Can’t Keep Checking My Phone
The Jawbone UP2 app itself was simple and easy to use, and I liked the interface which gave you the details simply – and that celebratory pattern on the step/sleep bar if you’d hit your targets was a nice touch. I didn’t find the food tracker particularly helpful, and so when I did use this I found it far easier to use My Fitness Pal, which had a lot more UK foods and generally felt a bit easier to use.
Smart Coach, one of the things Jawbone seems to pride itself on, was for the most part pretty good. There were a few things that made me go “hmm” a little, mainly ones on mental health and physical beauty, but for the most part it was encouraging and gave some nice little snippets of trivia. Although it was really very excitable and (over) enthusiastic, something which I suspect works a little better in the US market than the UK one, but I did enjoy that for the most part it didn’t feel judgemental if you missed your target, rather than supportive – and gave you the option to choose your own targets to begin with.
Generally though, it was the weekly insights, which I also had on an email, that I was interested the most; these told you how you’d slept and stepped compared to the previous weeks. Whilst you could see a how you were doing daily, I enjoyed seeing the weekly compare and contrast.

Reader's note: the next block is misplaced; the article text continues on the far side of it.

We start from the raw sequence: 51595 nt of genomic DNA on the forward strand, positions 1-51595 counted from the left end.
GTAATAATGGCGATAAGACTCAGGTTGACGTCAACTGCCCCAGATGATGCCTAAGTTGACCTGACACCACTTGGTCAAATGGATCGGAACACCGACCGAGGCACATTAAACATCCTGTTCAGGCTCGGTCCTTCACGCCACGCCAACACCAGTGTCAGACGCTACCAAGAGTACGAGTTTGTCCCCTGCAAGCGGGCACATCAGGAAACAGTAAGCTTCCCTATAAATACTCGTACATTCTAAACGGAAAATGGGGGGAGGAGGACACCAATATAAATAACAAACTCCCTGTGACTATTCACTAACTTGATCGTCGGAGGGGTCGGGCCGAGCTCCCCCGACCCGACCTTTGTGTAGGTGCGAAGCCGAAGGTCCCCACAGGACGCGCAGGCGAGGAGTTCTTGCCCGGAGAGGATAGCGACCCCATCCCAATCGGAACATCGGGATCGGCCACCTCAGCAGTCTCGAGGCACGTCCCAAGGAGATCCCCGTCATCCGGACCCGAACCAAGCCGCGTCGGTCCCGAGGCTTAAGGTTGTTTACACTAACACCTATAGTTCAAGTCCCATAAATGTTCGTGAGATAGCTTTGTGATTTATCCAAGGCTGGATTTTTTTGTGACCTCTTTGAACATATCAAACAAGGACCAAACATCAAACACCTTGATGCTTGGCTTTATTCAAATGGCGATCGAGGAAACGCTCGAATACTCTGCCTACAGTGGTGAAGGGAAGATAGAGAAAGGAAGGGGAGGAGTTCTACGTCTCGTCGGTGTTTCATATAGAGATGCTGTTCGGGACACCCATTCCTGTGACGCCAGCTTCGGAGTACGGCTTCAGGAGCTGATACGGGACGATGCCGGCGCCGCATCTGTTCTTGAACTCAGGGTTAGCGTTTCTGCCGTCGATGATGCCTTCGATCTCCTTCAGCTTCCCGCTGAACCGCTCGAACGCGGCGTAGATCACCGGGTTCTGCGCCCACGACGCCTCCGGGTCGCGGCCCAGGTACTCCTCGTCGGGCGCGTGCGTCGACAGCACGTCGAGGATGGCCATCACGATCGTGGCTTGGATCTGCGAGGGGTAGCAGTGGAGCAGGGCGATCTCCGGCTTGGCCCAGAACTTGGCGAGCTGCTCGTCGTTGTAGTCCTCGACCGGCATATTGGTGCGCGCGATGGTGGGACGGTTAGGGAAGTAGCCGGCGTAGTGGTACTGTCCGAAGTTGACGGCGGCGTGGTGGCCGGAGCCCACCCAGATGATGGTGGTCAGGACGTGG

So in conclusion have I made my decisions clear
Aesthetics aside, for three months I really enjoyed the insights and the reminders to get myself moving more. The Jawbone UP2 for the price is a nifty little gadget and seemed to work well. However, one thing I have to mention is that just over three months of daily wearing, the strap seemed to inexplicably brake and dropped off my wrist with no warning. And whilst the tech bit worked fine, the wearable element was redundant and sadly had to be taken back. Having had a look online, this seems to be a reoccurring problem (at least from photos on Amazon) and I’m hoping that the lack of stock in store means that Jawbone are looking to resolve its problem.
Sadly for me though, it means I was unable to replace my Jawbone and have gone for another make of wearable tracker, so will review in due course.